14 February 13 | Chad W. Post | Comments

Calling all Krashnahorkai fans (of which there are legion): The next issue of Music & Literature, which is available for preorder now, will feature a bunch of interesting works by and about your favorite Laszlo.

Music & Literature_’s second issue, now available for pre-order, features new literature on and by László Krasznahorkai, Béla Tarr, and Max Neumann. This special volume presents, for the first time in English, an extensive selection of newly translated fiction spanning Krasznahorkai’s 26-year career, alongside an array of new appreciations and essays on his work by top critics and artists from around the world; a portfolio of photographs by cinematographer Gábor Medvigy, taken on-set while filming Tarr’s masterpiece _Sátántangó; and 24 new paintings by renowned German artist Max Neumann, who previously collaborated with Krasznahorkai on the chapbook Animalinside (New Directions Books & Sylph Editions, 2010). An essential volume for the aficionado and the casual fan alike, Issue Two brings together an international community for a hearty nod to three of our finest living artists.

YES.

And for those of you unfamiliar with this well-curated, well-produced, well-edited journal, you should get yourself familiarized:

Music & Literature is a charitable organization dedicated to publishing excellent literature on and by under-appreciated artists from around the world. Founded to confront the growing need for serious long form criticism on the arts in the English-speaking world and provide a forum for critics and artists, Music & Literature is published twice per year, with each in-depth issue exploring the work of 3-4 featured artists. Each issue is roughly 200 pages in length and contains at least 15 new critical essays and first-time translations of articles; new interviews with the featured artists; when possible, previously unpublished manuscripts, scores, correspondence, and other archived materials obtained through collaboration with cultural institutions and artists’ estates; and, where appropriate, reproductions of seminal critical texts. Published in both digital and print editions, issues of Music & Literature are unique objects designed to meet the immediate needs of modern readers while enduring and becoming permanent resources for future generations of readers, scholars, and artists. Currently, no comparable magazine exists in English.

The debut issue of Music & Literature, now available, features new work on and by Hubert Selby, Jr., Micheline Aharonian Marcom, and Arvo Pärt, and is produced in collaboration with Pacifica Radio Archives and the International Arvo Pärt Centre.

Buy it! Buy it all!

....
Walker on Water
Walker on Water by Kristiina Ehin
Reviewed by P. T. Smith

There are books that can only wisely be recommended to specific types of readers, where it is easy to know who the respective book won’t appeal to, and Kristiina Ehin’s Walker on Water is one these. What makes this neither. . .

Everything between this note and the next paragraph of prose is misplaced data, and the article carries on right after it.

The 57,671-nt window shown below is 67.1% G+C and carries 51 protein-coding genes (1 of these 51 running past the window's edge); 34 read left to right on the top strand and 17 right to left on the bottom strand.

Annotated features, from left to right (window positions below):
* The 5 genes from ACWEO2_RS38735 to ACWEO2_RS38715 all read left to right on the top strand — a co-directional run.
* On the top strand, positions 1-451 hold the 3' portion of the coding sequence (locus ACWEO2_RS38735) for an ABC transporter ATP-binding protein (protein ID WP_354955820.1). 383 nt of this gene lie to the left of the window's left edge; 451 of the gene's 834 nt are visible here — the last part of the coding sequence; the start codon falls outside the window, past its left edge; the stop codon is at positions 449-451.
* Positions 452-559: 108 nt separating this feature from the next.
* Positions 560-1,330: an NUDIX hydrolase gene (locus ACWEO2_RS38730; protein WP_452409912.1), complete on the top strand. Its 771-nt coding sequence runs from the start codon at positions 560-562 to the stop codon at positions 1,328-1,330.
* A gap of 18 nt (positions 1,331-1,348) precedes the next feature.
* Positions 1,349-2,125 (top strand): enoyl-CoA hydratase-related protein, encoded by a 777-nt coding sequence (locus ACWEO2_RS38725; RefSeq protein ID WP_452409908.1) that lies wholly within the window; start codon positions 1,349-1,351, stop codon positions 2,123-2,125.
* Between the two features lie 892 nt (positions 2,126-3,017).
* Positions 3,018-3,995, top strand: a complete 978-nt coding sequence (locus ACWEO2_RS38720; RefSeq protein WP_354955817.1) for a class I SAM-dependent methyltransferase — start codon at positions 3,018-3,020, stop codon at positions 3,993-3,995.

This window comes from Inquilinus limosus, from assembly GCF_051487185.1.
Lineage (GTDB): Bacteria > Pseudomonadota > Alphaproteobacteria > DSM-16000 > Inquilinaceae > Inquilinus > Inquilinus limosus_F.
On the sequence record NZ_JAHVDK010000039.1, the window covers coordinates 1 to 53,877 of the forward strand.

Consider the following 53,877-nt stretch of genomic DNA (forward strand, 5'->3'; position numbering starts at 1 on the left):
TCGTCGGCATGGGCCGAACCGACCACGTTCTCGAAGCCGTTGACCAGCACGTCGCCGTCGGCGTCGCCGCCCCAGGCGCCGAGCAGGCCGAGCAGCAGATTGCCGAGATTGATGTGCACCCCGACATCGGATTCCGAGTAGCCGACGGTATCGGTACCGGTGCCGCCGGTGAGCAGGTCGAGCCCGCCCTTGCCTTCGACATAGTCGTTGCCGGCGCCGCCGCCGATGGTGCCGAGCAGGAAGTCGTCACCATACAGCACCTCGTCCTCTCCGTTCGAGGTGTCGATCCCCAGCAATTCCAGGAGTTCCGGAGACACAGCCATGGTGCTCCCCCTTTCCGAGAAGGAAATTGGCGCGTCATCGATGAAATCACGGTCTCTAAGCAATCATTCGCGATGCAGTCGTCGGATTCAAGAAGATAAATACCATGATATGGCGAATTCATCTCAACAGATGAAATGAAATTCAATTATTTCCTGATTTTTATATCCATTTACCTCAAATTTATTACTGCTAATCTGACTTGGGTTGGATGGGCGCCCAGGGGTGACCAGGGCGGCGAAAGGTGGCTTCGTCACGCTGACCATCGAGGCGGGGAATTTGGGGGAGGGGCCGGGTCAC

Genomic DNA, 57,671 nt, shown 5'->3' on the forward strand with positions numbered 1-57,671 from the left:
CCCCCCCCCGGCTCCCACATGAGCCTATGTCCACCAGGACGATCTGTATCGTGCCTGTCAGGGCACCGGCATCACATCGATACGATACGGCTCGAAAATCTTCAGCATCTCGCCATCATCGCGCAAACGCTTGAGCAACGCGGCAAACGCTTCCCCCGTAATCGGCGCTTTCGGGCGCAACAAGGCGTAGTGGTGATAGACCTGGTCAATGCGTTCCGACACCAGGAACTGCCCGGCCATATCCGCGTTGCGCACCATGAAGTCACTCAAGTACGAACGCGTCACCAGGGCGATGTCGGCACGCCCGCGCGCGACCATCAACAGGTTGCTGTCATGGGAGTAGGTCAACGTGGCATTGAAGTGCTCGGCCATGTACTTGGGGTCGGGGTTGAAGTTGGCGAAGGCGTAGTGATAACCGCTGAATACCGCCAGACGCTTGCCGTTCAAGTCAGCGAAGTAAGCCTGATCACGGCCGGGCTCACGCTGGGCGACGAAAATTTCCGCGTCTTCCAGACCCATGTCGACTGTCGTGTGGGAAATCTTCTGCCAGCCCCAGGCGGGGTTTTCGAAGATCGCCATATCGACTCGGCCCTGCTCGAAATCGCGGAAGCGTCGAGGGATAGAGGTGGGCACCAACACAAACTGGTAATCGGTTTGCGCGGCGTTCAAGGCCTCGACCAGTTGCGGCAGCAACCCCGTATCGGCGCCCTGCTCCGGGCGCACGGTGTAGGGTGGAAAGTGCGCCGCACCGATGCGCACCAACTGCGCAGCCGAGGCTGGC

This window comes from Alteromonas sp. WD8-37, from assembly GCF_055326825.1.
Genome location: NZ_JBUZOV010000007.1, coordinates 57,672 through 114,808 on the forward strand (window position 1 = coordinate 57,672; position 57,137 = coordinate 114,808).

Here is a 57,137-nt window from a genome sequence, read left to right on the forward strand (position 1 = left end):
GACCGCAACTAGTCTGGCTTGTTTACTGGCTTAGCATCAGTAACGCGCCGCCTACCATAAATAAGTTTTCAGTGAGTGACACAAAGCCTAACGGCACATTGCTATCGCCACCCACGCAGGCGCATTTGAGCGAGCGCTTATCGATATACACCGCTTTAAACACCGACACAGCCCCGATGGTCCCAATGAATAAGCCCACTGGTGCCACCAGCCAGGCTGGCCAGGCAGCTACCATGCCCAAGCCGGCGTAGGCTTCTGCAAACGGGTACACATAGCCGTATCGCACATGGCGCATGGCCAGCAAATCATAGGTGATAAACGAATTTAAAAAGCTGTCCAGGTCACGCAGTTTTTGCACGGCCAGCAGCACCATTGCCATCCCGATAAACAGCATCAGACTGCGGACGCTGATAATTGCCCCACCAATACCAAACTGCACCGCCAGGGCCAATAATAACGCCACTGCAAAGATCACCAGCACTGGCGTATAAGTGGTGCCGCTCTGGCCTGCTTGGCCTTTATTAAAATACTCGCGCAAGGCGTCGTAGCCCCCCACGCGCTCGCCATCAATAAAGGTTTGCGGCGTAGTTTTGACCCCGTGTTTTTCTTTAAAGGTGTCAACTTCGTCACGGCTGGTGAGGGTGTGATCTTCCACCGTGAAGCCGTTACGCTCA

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The Nightwatches of Bonaventura
The Nightwatches of Bonaventura by Bonaventura
Reviewed by J. T. Mahany

Imagine the most baroque excesses of Goethe, Shakespeare, and Poe, blended together and poured into a single book: That is The Nightwatches of Bonaventura. Ophelia and Hamlet fall in love in a madhouse, suicidal young men deliver mournful and heartfelt. . .

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Pavane for a Dead Princess
Pavane for a Dead Princess by Park Min-Gyu
Reviewed by Christopher Iacono

In 1899, Maurice Ravel wrote “Pavane pour une infante défunte” (“Pavane for a Dead Princess”) for solo piano (a decade later, he published an orchestral version). The piece wasn’t written for a particular person; Ravel simply wanted to compose a. . .

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Tram 83
Tram 83 by Fiston Mwanza Mujila
Reviewed by Caitlin Thomas

Fiston Mwanza Mujila is an award-winning author, born in the Democratic Republic of Congo, who now, at 33, lives in Austria. From what I could find, much of his work is influenced by the Congo’s battle for independence and its. . .

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Twenty-One Days of a Neurasthenic
Twenty-One Days of a Neurasthenic by Octave Mirbeau
Reviewed by Lori Feathers

Twenty-One Days of a Neurasthenic is not a novel in the traditional sense. Rather, it is a collection of vignettes recorded by journalist Georges Vasseur in his diary during a month spent in the Pyrenées Mountains to treat his nervous. . .

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Sphinx
Sphinx by Anne Garréta
Reviewed by Monica Carter

Founded in 1960 by such creative pioneers as George Perec, Raymond Queneau and Italo Calvino, the Oulipo, shorthand for Ouvroir de littérature potentielle, came about in when a group of writers and mathematicians sought constraints to find new structures and. . .

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Morse, My Deaf Friend
Morse, My Deaf Friend by Miloš Djurdjević
Reviewed by Vincent Francone

There’s little to say about a series of prose poems that willfully refuse to identify pronoun antecedents. Or perhaps there are a million things. The poems in Morse, My Deaf Friend— the chapbook by Miloš Djurdjević published by Ugly Duckling. . .

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